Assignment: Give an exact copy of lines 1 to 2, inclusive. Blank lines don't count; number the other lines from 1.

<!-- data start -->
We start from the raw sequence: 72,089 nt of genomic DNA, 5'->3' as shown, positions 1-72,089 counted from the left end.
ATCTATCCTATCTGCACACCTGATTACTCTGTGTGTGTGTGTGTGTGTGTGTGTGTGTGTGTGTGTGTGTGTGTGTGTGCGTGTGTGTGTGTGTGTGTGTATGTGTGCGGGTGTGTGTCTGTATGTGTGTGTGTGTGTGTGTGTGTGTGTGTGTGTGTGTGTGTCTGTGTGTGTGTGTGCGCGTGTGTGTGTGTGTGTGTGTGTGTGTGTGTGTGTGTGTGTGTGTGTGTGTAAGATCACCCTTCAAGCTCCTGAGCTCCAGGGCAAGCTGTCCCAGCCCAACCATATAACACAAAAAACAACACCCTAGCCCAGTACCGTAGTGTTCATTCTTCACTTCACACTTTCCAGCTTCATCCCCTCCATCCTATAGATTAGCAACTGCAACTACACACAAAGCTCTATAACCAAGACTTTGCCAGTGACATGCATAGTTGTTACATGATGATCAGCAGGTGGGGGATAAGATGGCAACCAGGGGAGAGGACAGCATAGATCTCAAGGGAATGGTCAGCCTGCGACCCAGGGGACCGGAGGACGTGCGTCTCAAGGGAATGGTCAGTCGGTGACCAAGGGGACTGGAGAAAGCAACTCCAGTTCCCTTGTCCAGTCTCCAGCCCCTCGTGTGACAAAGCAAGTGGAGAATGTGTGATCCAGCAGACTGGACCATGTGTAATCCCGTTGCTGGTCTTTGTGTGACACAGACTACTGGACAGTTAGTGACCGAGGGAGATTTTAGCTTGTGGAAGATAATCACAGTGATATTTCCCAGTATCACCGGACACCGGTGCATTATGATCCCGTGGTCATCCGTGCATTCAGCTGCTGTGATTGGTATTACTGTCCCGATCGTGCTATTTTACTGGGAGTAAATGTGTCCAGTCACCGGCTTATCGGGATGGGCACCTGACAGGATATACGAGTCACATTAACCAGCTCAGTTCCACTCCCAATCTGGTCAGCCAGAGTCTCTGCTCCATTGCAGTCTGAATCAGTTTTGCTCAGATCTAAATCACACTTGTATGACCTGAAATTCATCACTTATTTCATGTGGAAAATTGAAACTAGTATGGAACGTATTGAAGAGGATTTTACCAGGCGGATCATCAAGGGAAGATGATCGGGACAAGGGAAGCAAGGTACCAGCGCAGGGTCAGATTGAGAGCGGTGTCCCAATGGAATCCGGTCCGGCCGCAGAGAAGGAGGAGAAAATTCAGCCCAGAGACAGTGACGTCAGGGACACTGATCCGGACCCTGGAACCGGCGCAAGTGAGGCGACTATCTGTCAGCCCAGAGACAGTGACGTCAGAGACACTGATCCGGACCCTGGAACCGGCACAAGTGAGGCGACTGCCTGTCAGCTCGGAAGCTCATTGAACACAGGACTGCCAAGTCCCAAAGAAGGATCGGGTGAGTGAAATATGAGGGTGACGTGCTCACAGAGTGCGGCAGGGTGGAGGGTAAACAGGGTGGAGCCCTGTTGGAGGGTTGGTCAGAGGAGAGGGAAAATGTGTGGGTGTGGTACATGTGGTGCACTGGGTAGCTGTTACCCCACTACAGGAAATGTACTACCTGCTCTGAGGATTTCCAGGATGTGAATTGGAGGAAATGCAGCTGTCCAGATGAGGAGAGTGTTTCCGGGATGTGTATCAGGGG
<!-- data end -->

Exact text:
We start from the raw sequence: 72,089 nt of genomic DNA, 5'->3' as shown, positions 1-72,089 counted from the left end.
ATCTATCCTATCTGCACACCTGATTACTCTGTGTGTGTGTGTGTGTGTGTGTGTGTGTGTGTGTGTGTGTGTGTGTGTGCGTGTGTGTGTGTGTGTGTGTATGTGTGCGGGTGTGTGTCTGTATGTGTGTGTGTGTGTGTGTGTGTGTGTGTGTGTGTGTGTGTCTGTGTGTGTGTGTGCGCGTGTGTGTGTGTGTGTGTGTGTGTGTGTGTGTGTGTGTGTGTGTGTGTGTAAGATCACCCTTCAAGCTCCTGAGCTCCAGGGCAAGCTGTCCCAGCCCAACCATATAACACAAAAAACAACACCCTAGCCCAGTACCGTAGTGTTCATTCTTCACTTCACACTTTCCAGCTTCATCCCCTCCATCCTATAGATTAGCAACTGCAACTACACACAAAGCTCTATAACCAAGACTTTGCCAGTGACATGCATAGTTGTTACATGATGATCAGCAGGTGGGGGATAAGATGGCAACCAGGGGAGAGGACAGCATAGATCTCAAGGGAATGGTCAGCCTGCGACCCAGGGGACCGGAGGACGTGCGTCTCAAGGGAATGGTCAGTCGGTGACCAAGGGGACTGGAGAAAGCAACTCCAGTTCCCTTGTCCAGTCTCCAGCCCCTCGTGTGACAAAGCAAGTGGAGAATGTGTGATCCAGCAGACTGGACCATGTGTAATCCCGTTGCTGGTCTTTGTGTGACACAGACTACTGGACAGTTAGTGACCGAGGGAGATTTTAGCTTGTGGAAGATAATCACAGTGATATTTCCCAGTATCACCGGACACCGGTGCATTATGATCCCGTGGTCATCCGTGCATTCAGCTGCTGTGATTGGTATTACTGTCCCGATCGTGCTATTTTACTGGGAGTAAATGTGTCCAGTCACCGGCTTATCGGGATGGGCACCTGACAGGATATACGAGTCACATTAACCAGCTCAGTTCCACTCCCAATCTGGTCAGCCAGAGTCTCTGCTCCATTGCAGTCTGAATCAGTTTTGCTCAGATCTAAATCACACTTGTATGACCTGAAATTCATCACTTATTTCATGTGGAAAATTGAAACTAGTATGGAACGTATTGAAGAGGATTTTACCAGGCGGATCATCAAGGGAAGATGATCGGGACAAGGGAAGCAAGGTACCAGCGCAGGGTCAGATTGAGAGCGGTGTCCCAATGGAATCCGGTCCGGCCGCAGAGAAGGAGGAGAAAATTCAGCCCAGAGACAGTGACGTCAGGGACACTGATCCGGACCCTGGAACCGGCGCAAGTGAGGCGACTATCTGTCAGCCCAGAGACAGTGACGTCAGAGACACTGATCCGGACCCTGGAACCGGCACAAGTGAGGCGACTGCCTGTCAGCTCGGAAGCTCATTGAACACAGGACTGCCAAGTCCCAAAGAAGGATCGGGTGAGTGAAATATGAGGGTGACGTGCTCACAGAGTGCGGCAGGGTGGAGGGTAAACAGGGTGGAGCCCTGTTGGAGGGTTGGTCAGAGGAGAGGGAAAATGTGTGGGTGTGGTACATGTGGTGCACTGGGTAGCTGTTACCCCACTACAGGAAATGTACTACCTGCTCTGAGGATTTCCAGGATGTGAATTGGAGGAAATGCAGCTGTCCAGATGAGGAGAGTGTTTCCGGGATGTGTATCAGGGG